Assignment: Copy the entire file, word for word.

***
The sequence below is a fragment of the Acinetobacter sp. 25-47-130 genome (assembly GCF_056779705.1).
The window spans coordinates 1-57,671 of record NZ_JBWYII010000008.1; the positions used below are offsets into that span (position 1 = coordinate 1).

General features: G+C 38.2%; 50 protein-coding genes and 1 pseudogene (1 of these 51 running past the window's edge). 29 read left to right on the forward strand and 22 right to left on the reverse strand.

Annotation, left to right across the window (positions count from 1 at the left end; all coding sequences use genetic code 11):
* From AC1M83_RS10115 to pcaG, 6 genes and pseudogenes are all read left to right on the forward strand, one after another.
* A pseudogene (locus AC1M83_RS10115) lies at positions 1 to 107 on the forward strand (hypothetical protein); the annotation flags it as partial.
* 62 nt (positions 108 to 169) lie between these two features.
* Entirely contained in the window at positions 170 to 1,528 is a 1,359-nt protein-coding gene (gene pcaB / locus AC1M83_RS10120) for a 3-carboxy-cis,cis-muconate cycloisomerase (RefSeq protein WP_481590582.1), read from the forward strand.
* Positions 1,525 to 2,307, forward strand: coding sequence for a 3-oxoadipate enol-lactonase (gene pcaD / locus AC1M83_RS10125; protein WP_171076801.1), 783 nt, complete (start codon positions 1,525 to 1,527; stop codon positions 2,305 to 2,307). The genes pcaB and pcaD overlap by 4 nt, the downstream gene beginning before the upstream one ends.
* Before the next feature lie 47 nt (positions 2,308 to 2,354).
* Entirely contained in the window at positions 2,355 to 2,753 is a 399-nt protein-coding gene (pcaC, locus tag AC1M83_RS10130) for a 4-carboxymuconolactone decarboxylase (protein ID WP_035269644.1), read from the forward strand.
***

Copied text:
The sequence below is a fragment of the Acinetobacter sp. 25-47-130 genome (assembly GCF_056779705.1).
The window spans coordinates 1-57,671 of record NZ_JBWYII010000008.1; the positions used below are offsets into that span (position 1 = coordinate 1).

General features: G+C 38.2%; 50 protein-coding genes and 1 pseudogene (1 of these 51 running past the window's edge). 29 read left to right on the forward strand and 22 right to left on the reverse strand.

Annotation, left to right across the window (positions count from 1 at the left end; all coding sequences use genetic code 11):
* From AC1M83_RS10115 to pcaG, 6 genes and pseudogenes are all read left to right on the forward strand, one after another.
* A pseudogene (locus AC1M83_RS10115) lies at positions 1 to 107 on the forward strand (hypothetical protein); the annotation flags it as partial.
* 62 nt (positions 108 to 169) lie between these two features.
* Entirely contained in the window at positions 170 to 1,528 is a 1,359-nt protein-coding gene (gene pcaB / locus AC1M83_RS10120) for a 3-carboxy-cis,cis-muconate cycloisomerase (RefSeq protein WP_481590582.1), read from the forward strand.
* Positions 1,525 to 2,307, forward strand: coding sequence for a 3-oxoadipate enol-lactonase (gene pcaD / locus AC1M83_RS10125; protein WP_171076801.1), 783 nt, complete (start codon positions 1,525 to 1,527; stop codon positions 2,305 to 2,307). The genes pcaB and pcaD overlap by 4 nt, the downstream gene beginning before the upstream one ends.
* Before the next feature lie 47 nt (positions 2,308 to 2,354).
* Entirely contained in the window at positions 2,355 to 2,753 is a 399-nt protein-coding gene (pcaC, locus tag AC1M83_RS10130) for a 4-carboxymuconolactone decarboxylase (protein ID WP_035269644.1), read from the forward strand.